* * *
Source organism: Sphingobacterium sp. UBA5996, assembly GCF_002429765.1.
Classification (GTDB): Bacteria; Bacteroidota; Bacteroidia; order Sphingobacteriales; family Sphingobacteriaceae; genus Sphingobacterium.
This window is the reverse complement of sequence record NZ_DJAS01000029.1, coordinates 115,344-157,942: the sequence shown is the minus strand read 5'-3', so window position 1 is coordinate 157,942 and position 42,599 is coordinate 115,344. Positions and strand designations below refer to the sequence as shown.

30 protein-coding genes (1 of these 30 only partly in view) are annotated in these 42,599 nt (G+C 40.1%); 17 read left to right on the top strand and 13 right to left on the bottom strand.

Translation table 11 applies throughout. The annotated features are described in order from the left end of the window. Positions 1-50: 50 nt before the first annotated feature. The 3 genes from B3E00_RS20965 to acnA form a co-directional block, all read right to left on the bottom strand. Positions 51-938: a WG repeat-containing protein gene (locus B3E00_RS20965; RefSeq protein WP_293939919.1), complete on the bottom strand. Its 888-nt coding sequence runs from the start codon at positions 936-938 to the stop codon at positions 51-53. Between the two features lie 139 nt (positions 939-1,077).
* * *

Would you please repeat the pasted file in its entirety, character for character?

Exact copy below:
Source organism: Sphingobacterium sp. UBA5996, assembly GCF_002429765.1.
Classification (GTDB): Bacteria; Bacteroidota; Bacteroidia; order Sphingobacteriales; family Sphingobacteriaceae; genus Sphingobacterium.
This window is the reverse complement of sequence record NZ_DJAS01000029.1, coordinates 115,344-157,942: the sequence shown is the minus strand read 5'-3', so window position 1 is coordinate 157,942 and position 42,599 is coordinate 115,344. Positions and strand designations below refer to the sequence as shown.

30 protein-coding genes (1 of these 30 only partly in view) are annotated in these 42,599 nt (G+C 40.1%); 17 read left to right on the top strand and 13 right to left on the bottom strand.

Translation table 11 applies throughout. The annotated features are described in order from the left end of the window. Positions 1-50: 50 nt before the first annotated feature. The 3 genes from B3E00_RS20965 to acnA form a co-directional block, all read right to left on the bottom strand. Positions 51-938: a WG repeat-containing protein gene (locus B3E00_RS20965; RefSeq protein WP_293939919.1), complete on the bottom strand. Its 888-nt coding sequence runs from the start codon at positions 936-938 to the stop codon at positions 51-53. Between the two features lie 139 nt (positions 939-1,077).